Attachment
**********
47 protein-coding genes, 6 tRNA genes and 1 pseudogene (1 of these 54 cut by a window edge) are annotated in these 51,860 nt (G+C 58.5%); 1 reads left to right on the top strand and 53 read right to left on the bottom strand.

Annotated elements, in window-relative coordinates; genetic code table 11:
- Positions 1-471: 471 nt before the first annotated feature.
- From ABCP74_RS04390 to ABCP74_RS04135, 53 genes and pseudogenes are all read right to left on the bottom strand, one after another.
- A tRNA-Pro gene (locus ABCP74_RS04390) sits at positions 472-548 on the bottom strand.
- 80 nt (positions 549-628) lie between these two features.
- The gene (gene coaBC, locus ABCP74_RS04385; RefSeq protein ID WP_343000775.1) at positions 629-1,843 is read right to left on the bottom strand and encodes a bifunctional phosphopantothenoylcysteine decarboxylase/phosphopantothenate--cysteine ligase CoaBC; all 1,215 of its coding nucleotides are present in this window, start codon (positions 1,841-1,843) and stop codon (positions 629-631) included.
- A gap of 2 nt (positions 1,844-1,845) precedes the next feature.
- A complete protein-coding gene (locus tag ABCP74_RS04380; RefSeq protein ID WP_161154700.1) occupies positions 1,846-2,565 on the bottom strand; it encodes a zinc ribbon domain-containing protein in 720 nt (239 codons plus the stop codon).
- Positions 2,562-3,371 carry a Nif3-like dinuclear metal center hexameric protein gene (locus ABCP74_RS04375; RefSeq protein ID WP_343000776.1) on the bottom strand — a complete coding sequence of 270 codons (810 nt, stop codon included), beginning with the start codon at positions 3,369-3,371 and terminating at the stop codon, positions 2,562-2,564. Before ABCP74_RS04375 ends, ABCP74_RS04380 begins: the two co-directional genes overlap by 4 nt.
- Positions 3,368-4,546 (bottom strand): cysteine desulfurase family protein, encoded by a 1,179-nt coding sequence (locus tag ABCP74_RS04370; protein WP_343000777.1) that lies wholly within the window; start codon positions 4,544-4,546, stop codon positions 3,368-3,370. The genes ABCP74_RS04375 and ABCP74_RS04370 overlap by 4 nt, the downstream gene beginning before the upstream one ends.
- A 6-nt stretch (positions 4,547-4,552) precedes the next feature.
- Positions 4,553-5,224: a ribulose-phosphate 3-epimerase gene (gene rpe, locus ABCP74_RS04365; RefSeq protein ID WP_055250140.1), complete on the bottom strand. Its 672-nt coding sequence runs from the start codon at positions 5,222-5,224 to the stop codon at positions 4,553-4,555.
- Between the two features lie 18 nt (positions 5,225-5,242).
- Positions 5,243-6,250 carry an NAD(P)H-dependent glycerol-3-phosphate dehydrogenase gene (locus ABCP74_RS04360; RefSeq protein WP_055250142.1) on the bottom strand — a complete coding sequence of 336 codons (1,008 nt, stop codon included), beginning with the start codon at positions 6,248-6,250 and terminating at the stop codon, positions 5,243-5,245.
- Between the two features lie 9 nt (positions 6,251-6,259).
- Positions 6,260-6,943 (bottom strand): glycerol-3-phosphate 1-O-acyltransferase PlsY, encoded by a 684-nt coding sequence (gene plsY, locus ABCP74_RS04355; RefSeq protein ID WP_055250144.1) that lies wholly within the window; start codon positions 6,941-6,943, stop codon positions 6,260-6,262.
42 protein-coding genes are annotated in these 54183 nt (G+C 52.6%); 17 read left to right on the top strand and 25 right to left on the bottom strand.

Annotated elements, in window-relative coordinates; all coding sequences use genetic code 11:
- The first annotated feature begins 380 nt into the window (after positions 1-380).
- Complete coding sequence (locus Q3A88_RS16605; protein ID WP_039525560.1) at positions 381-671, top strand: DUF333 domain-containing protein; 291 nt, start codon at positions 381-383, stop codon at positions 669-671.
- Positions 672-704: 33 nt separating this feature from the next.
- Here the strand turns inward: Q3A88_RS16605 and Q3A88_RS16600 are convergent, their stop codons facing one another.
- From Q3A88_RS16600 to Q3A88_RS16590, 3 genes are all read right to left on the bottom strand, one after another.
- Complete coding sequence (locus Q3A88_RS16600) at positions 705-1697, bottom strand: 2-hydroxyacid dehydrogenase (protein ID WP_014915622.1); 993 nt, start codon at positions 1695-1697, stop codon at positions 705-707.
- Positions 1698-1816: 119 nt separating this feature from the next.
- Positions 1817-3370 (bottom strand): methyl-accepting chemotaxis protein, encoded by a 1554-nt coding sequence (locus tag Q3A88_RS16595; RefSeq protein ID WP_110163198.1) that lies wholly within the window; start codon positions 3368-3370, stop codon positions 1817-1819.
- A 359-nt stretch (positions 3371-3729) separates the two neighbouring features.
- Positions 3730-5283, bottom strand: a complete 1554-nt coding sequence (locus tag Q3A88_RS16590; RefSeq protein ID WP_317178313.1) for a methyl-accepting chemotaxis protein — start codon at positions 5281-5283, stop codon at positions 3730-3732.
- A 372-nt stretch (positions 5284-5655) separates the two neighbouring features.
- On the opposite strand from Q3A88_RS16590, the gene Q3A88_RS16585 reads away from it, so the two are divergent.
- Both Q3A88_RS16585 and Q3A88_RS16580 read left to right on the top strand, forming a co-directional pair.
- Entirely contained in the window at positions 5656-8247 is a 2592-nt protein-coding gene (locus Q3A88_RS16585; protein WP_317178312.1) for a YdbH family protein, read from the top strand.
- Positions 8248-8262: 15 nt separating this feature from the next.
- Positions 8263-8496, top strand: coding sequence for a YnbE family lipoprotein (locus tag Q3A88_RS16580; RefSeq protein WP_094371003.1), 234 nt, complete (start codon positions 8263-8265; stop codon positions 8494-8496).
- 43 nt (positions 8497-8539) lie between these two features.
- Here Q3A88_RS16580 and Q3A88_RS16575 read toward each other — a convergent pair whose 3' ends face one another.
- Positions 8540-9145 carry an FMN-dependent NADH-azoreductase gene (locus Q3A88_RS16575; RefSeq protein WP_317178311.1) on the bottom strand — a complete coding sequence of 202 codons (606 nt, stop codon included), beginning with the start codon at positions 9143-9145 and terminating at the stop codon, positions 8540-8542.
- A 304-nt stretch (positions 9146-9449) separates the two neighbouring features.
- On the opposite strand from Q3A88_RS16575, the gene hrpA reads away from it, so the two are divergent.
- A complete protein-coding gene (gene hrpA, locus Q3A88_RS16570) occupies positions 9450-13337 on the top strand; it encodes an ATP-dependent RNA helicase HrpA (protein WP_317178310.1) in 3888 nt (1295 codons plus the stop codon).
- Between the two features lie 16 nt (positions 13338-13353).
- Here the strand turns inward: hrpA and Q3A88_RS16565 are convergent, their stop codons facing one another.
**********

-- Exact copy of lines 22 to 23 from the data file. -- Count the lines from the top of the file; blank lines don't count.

- Positions 672-704: 33 nt separating this feature from the next.
- Here the strand turns inward: Q3A88_RS16605 and Q3A88_RS16600 are convergent, their stop codons facing one another.